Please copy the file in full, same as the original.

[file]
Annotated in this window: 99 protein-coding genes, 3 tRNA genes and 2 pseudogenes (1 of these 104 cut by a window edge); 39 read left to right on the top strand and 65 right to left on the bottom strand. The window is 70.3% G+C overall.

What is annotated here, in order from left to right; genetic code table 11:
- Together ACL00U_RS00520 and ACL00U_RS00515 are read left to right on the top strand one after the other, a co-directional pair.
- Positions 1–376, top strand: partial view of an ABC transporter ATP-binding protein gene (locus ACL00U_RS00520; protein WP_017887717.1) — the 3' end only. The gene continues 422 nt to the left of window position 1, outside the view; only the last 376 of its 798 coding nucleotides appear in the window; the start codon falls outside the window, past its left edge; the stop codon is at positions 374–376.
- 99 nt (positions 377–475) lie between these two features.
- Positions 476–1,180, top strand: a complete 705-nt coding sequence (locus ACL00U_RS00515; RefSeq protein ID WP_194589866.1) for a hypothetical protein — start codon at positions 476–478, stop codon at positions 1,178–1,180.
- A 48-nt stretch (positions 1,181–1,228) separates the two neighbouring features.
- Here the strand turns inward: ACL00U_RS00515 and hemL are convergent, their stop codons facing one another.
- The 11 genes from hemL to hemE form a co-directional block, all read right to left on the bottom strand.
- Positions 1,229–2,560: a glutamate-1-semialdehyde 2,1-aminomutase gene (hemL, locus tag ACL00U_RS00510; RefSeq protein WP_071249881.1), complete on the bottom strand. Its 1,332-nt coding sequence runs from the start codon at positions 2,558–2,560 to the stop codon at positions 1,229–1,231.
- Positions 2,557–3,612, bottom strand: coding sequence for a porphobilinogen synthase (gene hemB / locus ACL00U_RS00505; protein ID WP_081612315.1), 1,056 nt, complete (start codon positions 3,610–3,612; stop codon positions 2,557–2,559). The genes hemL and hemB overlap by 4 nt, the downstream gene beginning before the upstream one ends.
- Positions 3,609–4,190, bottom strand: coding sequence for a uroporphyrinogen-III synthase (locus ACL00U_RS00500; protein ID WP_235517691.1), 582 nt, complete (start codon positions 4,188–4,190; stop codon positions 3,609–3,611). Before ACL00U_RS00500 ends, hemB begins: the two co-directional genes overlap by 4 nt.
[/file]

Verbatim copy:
Annotated in this window: 99 protein-coding genes, 3 tRNA genes and 2 pseudogenes (1 of these 104 cut by a window edge); 39 read left to right on the top strand and 65 right to left on the bottom strand. The window is 70.3% G+C overall.

What is annotated here, in order from left to right; genetic code table 11:
- Together ACL00U_RS00520 and ACL00U_RS00515 are read left to right on the top strand one after the other, a co-directional pair.
- Positions 1–376, top strand: partial view of an ABC transporter ATP-binding protein gene (locus ACL00U_RS00520; protein WP_017887717.1) — the 3' end only. The gene continues 422 nt to the left of window position 1, outside the view; only the last 376 of its 798 coding nucleotides appear in the window; the start codon falls outside the window, past its left edge; the stop codon is at positions 374–376.
- 99 nt (positions 377–475) lie between these two features.
- Positions 476–1,180, top strand: a complete 705-nt coding sequence (locus ACL00U_RS00515; RefSeq protein ID WP_194589866.1) for a hypothetical protein — start codon at positions 476–478, stop codon at positions 1,178–1,180.
- A 48-nt stretch (positions 1,181–1,228) separates the two neighbouring features.
- Here the strand turns inward: ACL00U_RS00515 and hemL are convergent, their stop codons facing one another.
- The 11 genes from hemL to hemE form a co-directional block, all read right to left on the bottom strand.
- Positions 1,229–2,560: a glutamate-1-semialdehyde 2,1-aminomutase gene (hemL, locus tag ACL00U_RS00510; RefSeq protein WP_071249881.1), complete on the bottom strand. Its 1,332-nt coding sequence runs from the start codon at positions 2,558–2,560 to the stop codon at positions 1,229–1,231.
- Positions 2,557–3,612, bottom strand: coding sequence for a porphobilinogen synthase (gene hemB / locus ACL00U_RS00505; protein ID WP_081612315.1), 1,056 nt, complete (start codon positions 3,610–3,612; stop codon positions 2,557–2,559). The genes hemL and hemB overlap by 4 nt, the downstream gene beginning before the upstream one ends.
- Positions 3,609–4,190, bottom strand: coding sequence for a uroporphyrinogen-III synthase (locus ACL00U_RS00500; protein ID WP_235517691.1), 582 nt, complete (start codon positions 4,188–4,190; stop codon positions 3,609–3,611). Before ACL00U_RS00500 ends, hemB begins: the two co-directional genes overlap by 4 nt.